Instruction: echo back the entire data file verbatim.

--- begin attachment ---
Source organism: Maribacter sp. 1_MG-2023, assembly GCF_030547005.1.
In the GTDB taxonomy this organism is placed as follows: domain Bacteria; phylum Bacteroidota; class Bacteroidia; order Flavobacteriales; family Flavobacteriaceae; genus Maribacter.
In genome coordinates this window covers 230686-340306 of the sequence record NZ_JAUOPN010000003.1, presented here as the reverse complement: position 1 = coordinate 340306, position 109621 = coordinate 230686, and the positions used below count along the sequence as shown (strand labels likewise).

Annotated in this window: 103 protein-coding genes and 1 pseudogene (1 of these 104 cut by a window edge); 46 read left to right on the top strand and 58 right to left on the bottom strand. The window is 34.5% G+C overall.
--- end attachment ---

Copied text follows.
Source organism: Maribacter sp. 1_MG-2023, assembly GCF_030547005.1.
In the GTDB taxonomy this organism is placed as follows: domain Bacteria; phylum Bacteroidota; class Bacteroidia; order Flavobacteriales; family Flavobacteriaceae; genus Maribacter.
In genome coordinates this window covers 230686-340306 of the sequence record NZ_JAUOPN010000003.1, presented here as the reverse complement: position 1 = coordinate 340306, position 109621 = coordinate 230686, and the positions used below count along the sequence as shown (strand labels likewise).

Annotated in this window: 103 protein-coding genes and 1 pseudogene (1 of these 104 cut by a window edge); 46 read left to right on the top strand and 58 right to left on the bottom strand. The window is 34.5% G+C overall.